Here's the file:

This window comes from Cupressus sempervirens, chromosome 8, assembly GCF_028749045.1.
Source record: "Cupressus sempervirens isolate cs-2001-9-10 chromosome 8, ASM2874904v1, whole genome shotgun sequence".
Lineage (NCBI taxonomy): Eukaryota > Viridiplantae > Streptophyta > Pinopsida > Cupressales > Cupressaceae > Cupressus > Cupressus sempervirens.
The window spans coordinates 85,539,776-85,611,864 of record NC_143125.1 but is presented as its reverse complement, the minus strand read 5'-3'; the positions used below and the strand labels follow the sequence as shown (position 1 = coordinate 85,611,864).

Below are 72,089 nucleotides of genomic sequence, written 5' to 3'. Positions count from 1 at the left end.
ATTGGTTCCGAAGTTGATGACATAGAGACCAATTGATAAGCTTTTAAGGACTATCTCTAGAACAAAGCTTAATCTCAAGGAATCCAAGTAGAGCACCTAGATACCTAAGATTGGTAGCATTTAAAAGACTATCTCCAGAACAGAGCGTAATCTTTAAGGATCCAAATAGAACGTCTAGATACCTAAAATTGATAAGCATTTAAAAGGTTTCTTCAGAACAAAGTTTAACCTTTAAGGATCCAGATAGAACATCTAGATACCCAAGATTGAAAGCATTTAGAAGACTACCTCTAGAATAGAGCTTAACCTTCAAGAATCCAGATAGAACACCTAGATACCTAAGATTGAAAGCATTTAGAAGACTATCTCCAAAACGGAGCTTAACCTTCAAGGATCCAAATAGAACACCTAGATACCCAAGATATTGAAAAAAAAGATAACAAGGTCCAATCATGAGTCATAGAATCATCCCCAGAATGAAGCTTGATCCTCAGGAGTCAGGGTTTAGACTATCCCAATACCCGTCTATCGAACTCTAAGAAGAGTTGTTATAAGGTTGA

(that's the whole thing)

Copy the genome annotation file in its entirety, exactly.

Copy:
This window comes from Cupressus sempervirens, chromosome 8, assembly GCF_028749045.1.
Source record: "Cupressus sempervirens isolate cs-2001-9-10 chromosome 8, ASM2874904v1, whole genome shotgun sequence".
Lineage (NCBI taxonomy): Eukaryota > Viridiplantae > Streptophyta > Pinopsida > Cupressales > Cupressaceae > Cupressus > Cupressus sempervirens.
The window spans coordinates 85,539,776-85,611,864 of record NC_143125.1 but is presented as its reverse complement, the minus strand read 5'-3'; the positions used below and the strand labels follow the sequence as shown (position 1 = coordinate 85,611,864).

Below are 72,089 nucleotides of genomic sequence, written 5' to 3'. Positions count from 1 at the left end.
ATTGGTTCCGAAGTTGATGACATAGAGACCAATTGATAAGCTTTTAAGGACTATCTCTAGAACAAAGCTTAATCTCAAGGAATCCAAGTAGAGCACCTAGATACCTAAGATTGGTAGCATTTAAAAGACTATCTCCAGAACAGAGCGTAATCTTTAAGGATCCAAATAGAACGTCTAGATACCTAAAATTGATAAGCATTTAAAAGGTTTCTTCAGAACAAAGTTTAACCTTTAAGGATCCAGATAGAACATCTAGATACCCAAGATTGAAAGCATTTAGAAGACTACCTCTAGAATAGAGCTTAACCTTCAAGAATCCAGATAGAACACCTAGATACCTAAGATTGAAAGCATTTAGAAGACTATCTCCAAAACGGAGCTTAACCTTCAAGGATCCAAATAGAACACCTAGATACCCAAGATATTGAAAAAAAAGATAACAAGGTCCAATCATGAGTCATAGAATCATCCCCAGAATGAAGCTTGATCCTCAGGAGTCAGGGTTTAGACTATCCCAATACCCGTCTATCGAACTCTAAGAAGAGTTGTTATAAGGTTGA